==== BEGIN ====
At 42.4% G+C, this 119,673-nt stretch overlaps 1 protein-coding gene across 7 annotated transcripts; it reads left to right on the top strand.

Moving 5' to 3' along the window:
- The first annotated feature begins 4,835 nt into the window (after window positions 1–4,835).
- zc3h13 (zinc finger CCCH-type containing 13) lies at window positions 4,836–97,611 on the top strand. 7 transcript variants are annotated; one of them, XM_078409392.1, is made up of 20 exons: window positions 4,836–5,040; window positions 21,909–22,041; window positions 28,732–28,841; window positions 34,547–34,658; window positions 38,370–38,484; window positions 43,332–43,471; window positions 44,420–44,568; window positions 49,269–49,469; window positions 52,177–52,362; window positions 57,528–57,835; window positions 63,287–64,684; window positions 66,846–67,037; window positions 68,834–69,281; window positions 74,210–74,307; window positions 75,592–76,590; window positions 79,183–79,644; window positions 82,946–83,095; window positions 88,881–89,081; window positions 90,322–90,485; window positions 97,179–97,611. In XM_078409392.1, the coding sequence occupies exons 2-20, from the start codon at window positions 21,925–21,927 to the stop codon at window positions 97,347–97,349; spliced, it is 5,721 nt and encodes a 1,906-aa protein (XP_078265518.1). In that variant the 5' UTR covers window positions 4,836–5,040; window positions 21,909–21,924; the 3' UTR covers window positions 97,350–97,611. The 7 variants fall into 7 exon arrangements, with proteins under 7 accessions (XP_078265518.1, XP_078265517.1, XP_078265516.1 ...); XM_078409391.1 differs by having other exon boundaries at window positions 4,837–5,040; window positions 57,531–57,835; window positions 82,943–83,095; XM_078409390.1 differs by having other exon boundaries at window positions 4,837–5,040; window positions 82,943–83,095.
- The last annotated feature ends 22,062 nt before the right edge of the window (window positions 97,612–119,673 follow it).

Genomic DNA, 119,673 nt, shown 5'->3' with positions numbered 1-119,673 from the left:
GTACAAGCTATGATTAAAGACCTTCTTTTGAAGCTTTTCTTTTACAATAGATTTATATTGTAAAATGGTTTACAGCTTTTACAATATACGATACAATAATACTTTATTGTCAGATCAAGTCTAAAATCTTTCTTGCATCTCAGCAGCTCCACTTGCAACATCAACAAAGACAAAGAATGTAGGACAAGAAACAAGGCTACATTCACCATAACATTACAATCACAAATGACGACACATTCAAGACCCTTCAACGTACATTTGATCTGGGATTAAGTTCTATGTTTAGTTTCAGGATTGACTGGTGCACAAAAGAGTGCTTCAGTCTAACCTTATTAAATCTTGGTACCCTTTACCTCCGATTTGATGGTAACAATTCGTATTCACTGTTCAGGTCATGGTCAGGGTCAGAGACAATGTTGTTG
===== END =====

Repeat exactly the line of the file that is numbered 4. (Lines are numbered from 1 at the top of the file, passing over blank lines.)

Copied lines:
- zc3h13 (zinc finger CCCH-type containing 13) lies at window positions 4,836–97,611 on the top strand. 7 transcript variants are annotated; one of them, XM_078409392.1, is made up of 20 exons: window positions 4,836–5,040; window positions 21,909–22,041; window positions 28,732–28,841; window positions 34,547–34,658; window positions 38,370–38,484; window positions 43,332–43,471; window positions 44,420–44,568; window positions 49,269–49,469; window positions 52,177–52,362; window positions 57,528–57,835; window positions 63,287–64,684; window positions 66,846–67,037; window positions 68,834–69,281; window positions 74,210–74,307; window positions 75,592–76,590; window positions 79,183–79,644; window positions 82,946–83,095; window positions 88,881–89,081; window positions 90,322–90,485; window positions 97,179–97,611. In XM_078409392.1, the coding sequence occupies exons 2-20, from the start codon at window positions 21,925–21,927 to the stop codon at window positions 97,347–97,349; spliced, it is 5,721 nt and encodes a 1,906-aa protein (XP_078265518.1). In that variant the 5' UTR covers window positions 4,836–5,040; window positions 21,909–21,924; the 3' UTR covers window positions 97,350–97,611. The 7 variants fall into 7 exon arrangements, with proteins under 7 accessions (XP_078265518.1, XP_078265517.1, XP_078265516.1 ...); XM_078409391.1 differs by having other exon boundaries at window positions 4,837–5,040; window positions 57,531–57,835; window positions 82,943–83,095; XM_078409390.1 differs by having other exon boundaries at window positions 4,837–5,040; window positions 82,943–83,095.